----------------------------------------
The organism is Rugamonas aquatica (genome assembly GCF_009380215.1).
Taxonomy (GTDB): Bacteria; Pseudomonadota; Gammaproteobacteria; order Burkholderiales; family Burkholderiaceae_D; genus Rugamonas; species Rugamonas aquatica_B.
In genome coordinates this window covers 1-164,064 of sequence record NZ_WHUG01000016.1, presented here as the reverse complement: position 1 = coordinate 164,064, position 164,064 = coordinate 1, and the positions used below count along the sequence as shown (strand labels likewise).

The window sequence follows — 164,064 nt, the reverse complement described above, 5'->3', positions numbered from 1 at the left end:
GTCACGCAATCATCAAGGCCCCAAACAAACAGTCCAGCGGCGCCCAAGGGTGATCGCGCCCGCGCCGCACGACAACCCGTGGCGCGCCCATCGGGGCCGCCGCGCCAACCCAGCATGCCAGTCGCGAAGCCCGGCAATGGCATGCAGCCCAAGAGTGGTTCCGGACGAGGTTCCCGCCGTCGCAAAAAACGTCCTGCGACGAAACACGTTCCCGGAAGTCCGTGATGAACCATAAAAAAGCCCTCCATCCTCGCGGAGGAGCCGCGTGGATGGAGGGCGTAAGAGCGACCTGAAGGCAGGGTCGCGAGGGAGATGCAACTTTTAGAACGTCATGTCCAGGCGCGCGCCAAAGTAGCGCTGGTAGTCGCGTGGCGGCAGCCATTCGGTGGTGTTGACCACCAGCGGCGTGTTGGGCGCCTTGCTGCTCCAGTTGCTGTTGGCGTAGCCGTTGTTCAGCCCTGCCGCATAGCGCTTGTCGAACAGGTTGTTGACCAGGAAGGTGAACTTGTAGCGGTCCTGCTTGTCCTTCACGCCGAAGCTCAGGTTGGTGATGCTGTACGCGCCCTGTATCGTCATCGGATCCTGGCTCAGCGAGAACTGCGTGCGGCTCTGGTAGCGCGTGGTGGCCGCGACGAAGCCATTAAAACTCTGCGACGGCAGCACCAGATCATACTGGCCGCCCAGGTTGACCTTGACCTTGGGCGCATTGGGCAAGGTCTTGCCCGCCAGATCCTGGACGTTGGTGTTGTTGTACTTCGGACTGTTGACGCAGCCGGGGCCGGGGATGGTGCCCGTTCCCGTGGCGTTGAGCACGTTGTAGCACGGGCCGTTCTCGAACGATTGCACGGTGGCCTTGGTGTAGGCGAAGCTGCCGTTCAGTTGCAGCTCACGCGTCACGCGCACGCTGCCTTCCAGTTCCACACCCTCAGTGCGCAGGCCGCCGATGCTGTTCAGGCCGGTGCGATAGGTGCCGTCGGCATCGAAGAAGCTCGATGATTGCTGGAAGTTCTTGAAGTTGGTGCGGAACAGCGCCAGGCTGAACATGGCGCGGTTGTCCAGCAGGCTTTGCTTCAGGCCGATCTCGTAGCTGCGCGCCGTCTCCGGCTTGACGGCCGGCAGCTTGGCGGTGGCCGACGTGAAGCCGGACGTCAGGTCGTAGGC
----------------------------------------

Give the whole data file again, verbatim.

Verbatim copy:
The organism is Rugamonas aquatica (genome assembly GCF_009380215.1).
Taxonomy (GTDB): Bacteria; Pseudomonadota; Gammaproteobacteria; order Burkholderiales; family Burkholderiaceae_D; genus Rugamonas; species Rugamonas aquatica_B.
In genome coordinates this window covers 1-164,064 of sequence record NZ_WHUG01000016.1, presented here as the reverse complement: position 1 = coordinate 164,064, position 164,064 = coordinate 1, and the positions used below count along the sequence as shown (strand labels likewise).

The window sequence follows — 164,064 nt, the reverse complement described above, 5'->3', positions numbered from 1 at the left end:
GTCACGCAATCATCAAGGCCCCAAACAAACAGTCCAGCGGCGCCCAAGGGTGATCGCGCCCGCGCCGCACGACAACCCGTGGCGCGCCCATCGGGGCCGCCGCGCCAACCCAGCATGCCAGTCGCGAAGCCCGGCAATGGCATGCAGCCCAAGAGTGGTTCCGGACGAGGTTCCCGCCGTCGCAAAAAACGTCCTGCGACGAAACACGTTCCCGGAAGTCCGTGATGAACCATAAAAAAGCCCTCCATCCTCGCGGAGGAGCCGCGTGGATGGAGGGCGTAAGAGCGACCTGAAGGCAGGGTCGCGAGGGAGATGCAACTTTTAGAACGTCATGTCCAGGCGCGCGCCAAAGTAGCGCTGGTAGTCGCGTGGCGGCAGCCATTCGGTGGTGTTGACCACCAGCGGCGTGTTGGGCGCCTTGCTGCTCCAGTTGCTGTTGGCGTAGCCGTTGTTCAGCCCTGCCGCATAGCGCTTGTCGAACAGGTTGTTGACCAGGAAGGTGAACTTGTAGCGGTCCTGCTTGTCCTTCACGCCGAAGCTCAGGTTGGTGATGCTGTACGCGCCCTGTATCGTCATCGGATCCTGGCTCAGCGAGAACTGCGTGCGGCTCTGGTAGCGCGTGGTGGCCGCGACGAAGCCATTAAAACTCTGCGACGGCAGCACCAGATCATACTGGCCGCCCAGGTTGACCTTGACCTTGGGCGCATTGGGCAAGGTCTTGCCCGCCAGATCCTGGACGTTGGTGTTGTTGTACTTCGGACTGTTGACGCAGCCGGGGCCGGGGATGGTGCCCGTTCCCGTGGCGTTGAGCACGTTGTAGCACGGGCCGTTCTCGAACGATTGCACGGTGGCCTTGGTGTAGGCGAAGCTGCCGTTCAGTTGCAGCTCACGCGTCACGCGCACGCTGCCTTCCAGTTCCACACCCTCAGTGCGCAGGCCGCCGATGCTGTTCAGGCCGGTGCGATAGGTGCCGTCGGCATCGAAGAAGCTCGATGATTGCTGGAAGTTCTTGAAGTTGGTGCGGAACAGCGCCAGGCTGAACATGGCGCGGTTGTCCAGCAGGCTTTGCTTCAGGCCGATCTCGTAGCTGCGCGCCGTCTCCGGCTTGACGGCCGGCAGCTTGGCGGTGGCCGACGTGAAGCCGGACGTCAGGTCGTAGGC